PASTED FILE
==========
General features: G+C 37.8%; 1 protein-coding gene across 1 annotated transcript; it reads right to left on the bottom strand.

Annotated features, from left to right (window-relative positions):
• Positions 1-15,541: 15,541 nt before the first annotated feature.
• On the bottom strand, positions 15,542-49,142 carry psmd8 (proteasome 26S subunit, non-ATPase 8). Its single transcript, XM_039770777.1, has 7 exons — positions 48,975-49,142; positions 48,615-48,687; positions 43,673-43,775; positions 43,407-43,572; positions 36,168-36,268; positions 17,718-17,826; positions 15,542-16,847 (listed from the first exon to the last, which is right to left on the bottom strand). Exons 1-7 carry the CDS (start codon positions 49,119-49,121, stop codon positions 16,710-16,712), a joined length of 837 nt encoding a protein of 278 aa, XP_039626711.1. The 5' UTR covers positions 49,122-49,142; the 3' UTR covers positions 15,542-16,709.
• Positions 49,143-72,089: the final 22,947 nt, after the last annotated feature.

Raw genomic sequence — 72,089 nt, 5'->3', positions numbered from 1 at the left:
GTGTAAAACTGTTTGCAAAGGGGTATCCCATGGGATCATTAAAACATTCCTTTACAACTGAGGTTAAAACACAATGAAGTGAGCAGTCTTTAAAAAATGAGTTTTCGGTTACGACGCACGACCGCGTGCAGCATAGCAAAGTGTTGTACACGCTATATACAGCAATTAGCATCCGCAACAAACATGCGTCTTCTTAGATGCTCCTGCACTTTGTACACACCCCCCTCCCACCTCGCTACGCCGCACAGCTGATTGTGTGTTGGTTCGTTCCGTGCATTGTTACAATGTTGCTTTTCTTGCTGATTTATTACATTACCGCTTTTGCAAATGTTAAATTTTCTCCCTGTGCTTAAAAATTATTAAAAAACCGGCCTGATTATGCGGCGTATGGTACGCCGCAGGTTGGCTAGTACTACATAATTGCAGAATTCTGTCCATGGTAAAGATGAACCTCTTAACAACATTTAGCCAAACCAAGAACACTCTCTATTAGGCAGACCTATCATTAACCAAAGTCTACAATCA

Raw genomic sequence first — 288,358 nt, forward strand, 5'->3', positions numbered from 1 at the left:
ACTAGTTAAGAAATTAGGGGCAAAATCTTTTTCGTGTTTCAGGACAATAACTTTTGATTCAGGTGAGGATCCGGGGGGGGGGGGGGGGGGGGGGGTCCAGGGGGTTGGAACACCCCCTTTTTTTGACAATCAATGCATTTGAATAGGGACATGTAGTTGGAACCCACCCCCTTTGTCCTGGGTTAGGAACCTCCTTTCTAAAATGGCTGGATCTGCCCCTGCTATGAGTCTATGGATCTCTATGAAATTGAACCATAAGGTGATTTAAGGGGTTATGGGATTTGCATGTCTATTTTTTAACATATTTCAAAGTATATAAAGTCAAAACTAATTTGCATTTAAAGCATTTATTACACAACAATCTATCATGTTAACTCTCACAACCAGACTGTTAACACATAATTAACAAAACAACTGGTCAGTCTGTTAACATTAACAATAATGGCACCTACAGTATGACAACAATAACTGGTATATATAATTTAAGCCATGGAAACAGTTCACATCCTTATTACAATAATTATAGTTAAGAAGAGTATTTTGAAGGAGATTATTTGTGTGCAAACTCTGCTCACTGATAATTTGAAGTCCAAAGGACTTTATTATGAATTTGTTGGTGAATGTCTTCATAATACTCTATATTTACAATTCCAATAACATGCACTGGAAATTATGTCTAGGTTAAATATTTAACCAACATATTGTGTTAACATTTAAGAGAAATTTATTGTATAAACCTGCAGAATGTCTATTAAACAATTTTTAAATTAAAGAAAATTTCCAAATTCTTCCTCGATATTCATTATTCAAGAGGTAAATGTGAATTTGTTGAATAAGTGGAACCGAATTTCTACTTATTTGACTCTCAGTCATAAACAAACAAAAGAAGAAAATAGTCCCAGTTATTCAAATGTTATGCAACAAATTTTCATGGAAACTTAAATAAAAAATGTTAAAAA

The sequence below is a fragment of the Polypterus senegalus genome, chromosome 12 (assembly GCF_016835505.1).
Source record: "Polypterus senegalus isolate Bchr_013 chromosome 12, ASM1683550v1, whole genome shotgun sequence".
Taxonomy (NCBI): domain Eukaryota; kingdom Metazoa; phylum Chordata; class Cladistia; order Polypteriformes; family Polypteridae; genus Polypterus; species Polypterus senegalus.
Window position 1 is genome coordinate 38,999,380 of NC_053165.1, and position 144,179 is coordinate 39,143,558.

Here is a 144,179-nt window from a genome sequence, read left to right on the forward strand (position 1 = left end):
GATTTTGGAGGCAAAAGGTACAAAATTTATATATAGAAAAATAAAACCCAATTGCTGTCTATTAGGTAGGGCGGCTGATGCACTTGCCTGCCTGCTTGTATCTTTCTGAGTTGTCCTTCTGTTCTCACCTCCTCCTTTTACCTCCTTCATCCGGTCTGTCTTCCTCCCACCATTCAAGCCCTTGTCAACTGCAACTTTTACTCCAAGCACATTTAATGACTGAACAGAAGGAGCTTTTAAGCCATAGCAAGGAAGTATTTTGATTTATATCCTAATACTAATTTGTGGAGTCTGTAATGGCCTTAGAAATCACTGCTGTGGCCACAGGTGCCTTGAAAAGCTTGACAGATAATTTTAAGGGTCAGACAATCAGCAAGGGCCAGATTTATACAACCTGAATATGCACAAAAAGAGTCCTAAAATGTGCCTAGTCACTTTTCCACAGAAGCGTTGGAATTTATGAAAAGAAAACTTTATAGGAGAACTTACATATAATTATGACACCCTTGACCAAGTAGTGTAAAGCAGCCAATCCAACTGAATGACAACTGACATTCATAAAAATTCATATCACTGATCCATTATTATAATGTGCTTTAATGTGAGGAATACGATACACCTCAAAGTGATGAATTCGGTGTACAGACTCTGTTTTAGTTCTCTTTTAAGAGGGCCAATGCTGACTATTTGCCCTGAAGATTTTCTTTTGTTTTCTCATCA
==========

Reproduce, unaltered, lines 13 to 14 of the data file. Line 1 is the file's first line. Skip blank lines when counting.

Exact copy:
Window position 1 is genome coordinate 38,999,380 of NC_053165.1, and position 144,179 is coordinate 39,143,558.

Here is a 144,179-nt window from a genome sequence, read left to right on the forward strand (position 1 = left end):